It’s really quite easy to do, but something most of us don’t because we are either lazy or just unconsciously trained by today’s fast paced society to get it done fast and get on to the next thing. You need to fight the urge to settle for immediate gratification (common in today’s social media driven world), i.e. hopping out of the car, grabbing a quick shot, and then heading on to the next spot on your list. If you want to improve your photography, take time to cover subjects in detail. You will come home with better images, and you will train yourself to see better images. Give it a shot, well actually, lots of shots.
This makes sooooooo much sense!!! Maybe I should try & see if the book is available in SA!! Love all your shots – so many of the same building, yet, none looks the same!! I can see how this will be able to develop your photography!! Thanks for sharing Joe!! 🙂 **
June 28, 2012 at 11:05 pm
I’m glad you like my shots Xandre, I had more compositions than these. Some I didn’t show because they were too similar, and some were just plan bad. Hope this idea can help you with your photography (which is pretty darn good from what I see!)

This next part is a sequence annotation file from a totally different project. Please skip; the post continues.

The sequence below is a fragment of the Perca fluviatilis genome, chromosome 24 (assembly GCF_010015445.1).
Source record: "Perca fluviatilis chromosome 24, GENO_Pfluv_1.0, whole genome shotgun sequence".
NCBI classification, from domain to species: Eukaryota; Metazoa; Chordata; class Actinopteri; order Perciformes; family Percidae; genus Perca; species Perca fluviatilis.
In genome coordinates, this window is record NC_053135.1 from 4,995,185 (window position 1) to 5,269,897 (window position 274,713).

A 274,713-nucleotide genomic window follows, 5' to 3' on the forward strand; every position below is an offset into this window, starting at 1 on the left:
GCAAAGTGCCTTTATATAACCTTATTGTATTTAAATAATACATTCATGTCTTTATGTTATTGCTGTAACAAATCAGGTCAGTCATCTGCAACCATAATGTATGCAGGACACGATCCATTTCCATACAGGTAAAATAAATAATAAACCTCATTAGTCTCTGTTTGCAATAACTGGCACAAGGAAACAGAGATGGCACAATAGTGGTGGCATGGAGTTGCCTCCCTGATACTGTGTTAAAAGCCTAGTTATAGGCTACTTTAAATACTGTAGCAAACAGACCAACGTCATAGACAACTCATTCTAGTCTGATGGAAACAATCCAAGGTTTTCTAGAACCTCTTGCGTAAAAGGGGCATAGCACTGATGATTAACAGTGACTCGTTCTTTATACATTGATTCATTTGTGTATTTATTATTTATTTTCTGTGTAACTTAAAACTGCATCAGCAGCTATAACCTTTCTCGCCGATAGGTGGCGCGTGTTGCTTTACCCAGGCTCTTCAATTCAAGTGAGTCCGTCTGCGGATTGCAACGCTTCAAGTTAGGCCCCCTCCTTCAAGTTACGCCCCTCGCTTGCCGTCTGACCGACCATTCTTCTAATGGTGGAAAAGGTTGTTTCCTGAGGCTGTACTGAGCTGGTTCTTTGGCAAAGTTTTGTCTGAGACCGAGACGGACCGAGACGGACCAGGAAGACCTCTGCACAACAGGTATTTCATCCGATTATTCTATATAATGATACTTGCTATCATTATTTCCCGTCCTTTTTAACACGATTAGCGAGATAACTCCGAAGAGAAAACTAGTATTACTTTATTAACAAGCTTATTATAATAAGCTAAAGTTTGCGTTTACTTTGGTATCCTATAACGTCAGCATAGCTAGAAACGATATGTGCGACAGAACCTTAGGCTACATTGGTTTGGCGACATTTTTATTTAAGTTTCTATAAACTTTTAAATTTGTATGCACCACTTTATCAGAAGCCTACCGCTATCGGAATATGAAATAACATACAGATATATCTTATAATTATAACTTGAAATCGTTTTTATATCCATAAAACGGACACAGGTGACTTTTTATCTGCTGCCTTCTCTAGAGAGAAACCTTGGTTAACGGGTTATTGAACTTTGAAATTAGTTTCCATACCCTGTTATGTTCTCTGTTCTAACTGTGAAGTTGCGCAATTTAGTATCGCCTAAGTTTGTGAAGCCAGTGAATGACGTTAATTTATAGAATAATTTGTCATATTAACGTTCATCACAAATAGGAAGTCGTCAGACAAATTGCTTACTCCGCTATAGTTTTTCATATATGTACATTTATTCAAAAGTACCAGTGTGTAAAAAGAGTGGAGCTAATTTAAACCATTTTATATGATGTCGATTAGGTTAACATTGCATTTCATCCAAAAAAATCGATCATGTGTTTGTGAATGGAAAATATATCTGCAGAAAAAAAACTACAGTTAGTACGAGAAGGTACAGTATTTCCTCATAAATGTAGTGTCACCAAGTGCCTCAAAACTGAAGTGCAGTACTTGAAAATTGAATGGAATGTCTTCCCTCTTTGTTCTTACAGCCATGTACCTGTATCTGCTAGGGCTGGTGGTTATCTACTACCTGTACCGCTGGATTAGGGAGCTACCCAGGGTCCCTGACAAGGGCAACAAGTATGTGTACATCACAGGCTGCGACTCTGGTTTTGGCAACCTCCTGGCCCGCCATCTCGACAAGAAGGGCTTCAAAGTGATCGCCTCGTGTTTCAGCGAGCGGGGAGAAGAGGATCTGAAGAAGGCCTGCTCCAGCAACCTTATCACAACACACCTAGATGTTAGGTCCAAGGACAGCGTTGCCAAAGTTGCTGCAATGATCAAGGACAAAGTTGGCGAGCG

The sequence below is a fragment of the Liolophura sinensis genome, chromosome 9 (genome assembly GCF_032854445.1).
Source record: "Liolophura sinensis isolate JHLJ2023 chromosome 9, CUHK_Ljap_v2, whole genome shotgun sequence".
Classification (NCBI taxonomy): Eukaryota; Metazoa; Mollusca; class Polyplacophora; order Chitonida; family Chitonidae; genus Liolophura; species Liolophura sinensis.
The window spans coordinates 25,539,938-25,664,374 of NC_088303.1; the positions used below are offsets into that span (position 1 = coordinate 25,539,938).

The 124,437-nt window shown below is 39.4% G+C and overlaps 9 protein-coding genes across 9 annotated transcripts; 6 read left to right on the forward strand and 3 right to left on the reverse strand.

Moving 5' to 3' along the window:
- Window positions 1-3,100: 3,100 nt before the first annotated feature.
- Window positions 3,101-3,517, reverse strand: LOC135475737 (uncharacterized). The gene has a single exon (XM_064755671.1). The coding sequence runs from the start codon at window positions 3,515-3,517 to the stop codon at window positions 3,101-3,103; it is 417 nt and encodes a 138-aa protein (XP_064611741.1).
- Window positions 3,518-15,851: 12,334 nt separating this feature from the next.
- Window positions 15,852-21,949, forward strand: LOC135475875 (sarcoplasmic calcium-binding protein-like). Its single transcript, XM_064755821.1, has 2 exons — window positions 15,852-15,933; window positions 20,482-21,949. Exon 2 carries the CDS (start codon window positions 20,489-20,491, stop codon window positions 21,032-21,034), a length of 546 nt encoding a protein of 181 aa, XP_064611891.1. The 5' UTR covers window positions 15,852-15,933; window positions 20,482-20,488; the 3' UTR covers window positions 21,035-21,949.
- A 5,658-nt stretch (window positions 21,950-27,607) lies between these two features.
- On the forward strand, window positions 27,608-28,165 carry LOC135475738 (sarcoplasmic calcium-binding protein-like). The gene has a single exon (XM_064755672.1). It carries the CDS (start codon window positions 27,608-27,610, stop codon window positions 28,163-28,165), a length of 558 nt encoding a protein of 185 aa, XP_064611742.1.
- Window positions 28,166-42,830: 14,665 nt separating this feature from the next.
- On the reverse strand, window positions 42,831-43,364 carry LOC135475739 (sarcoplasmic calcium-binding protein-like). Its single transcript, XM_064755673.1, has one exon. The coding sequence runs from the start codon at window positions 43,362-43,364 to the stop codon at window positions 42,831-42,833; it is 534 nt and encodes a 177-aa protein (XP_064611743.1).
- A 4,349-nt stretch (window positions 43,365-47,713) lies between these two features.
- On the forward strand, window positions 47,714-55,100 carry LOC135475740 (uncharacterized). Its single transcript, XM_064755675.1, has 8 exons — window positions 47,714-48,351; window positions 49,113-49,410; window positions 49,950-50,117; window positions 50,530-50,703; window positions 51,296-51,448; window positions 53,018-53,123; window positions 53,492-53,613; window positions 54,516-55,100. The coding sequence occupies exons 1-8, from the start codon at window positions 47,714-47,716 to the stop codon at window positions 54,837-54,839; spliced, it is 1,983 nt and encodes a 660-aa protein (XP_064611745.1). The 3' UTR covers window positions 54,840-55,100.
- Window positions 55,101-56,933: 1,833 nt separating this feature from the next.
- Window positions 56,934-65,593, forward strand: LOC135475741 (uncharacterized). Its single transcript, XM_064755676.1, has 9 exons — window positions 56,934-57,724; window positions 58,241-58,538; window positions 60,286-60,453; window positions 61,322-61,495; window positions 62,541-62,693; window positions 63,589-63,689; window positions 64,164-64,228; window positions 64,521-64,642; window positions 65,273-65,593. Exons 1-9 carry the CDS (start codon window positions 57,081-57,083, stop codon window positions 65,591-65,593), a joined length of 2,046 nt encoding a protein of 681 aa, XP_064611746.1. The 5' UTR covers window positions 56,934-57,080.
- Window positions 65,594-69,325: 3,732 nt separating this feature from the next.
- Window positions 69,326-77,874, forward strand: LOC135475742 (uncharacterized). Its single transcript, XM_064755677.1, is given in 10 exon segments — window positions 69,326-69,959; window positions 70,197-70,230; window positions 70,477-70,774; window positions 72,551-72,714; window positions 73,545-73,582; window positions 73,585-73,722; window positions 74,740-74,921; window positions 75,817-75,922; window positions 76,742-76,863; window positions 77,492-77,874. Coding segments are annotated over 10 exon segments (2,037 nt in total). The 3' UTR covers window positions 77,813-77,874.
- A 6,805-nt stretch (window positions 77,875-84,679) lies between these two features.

June 30, 2012 at 12:41 pm
Very true, we live in such a fast pace society it’s click and move on. One needs time to engage the creative side of the brain and give it some exercise.
June 29, 2012 at 7:41 am
Thanks for taking the time to comment (and thereby, taking at least a small step out of that fast paced society).
June 30, 2012 at 12:43 pm
I totally agree! Like every other art, the photography has an its own path, it takes time and sweat and will of growing. It’s not always possible to dedicate the sufficient time but, once you’ve done it, you can experiment and feel a more authentic and true gratification than that one given by a ten of ‘Likes’ on a social network. Of course, it’s necessary to ask oneself how important is the photography in the own life and how much one wants to develop Own skills. Someone could discover to enjoy enough a point-a-shoot approach. Anyway, spending some hours with the camera, going around the selected subject is an excellent way to find out something about ourselves! Thanks for your post..and what a nice little church!
June 30, 2012 at 12:48 am
Thanks for your comment. I agree with you, it’s up to each person to decide on how much time they want to use to develop their own skills. Doing an exercise like this helps me, but it might be overkill for someone else.
June 30, 2012 at 12:46 pm
I really enjoyed reading this blog and seeing how your put your message into the photographs. I found myself thinking I was looking at different churches because of the changing composition. I especially like the last photograph with the church peaking up put of the rolling hills. Thanks for sharing this message.
July 3, 2012 at 10:55 am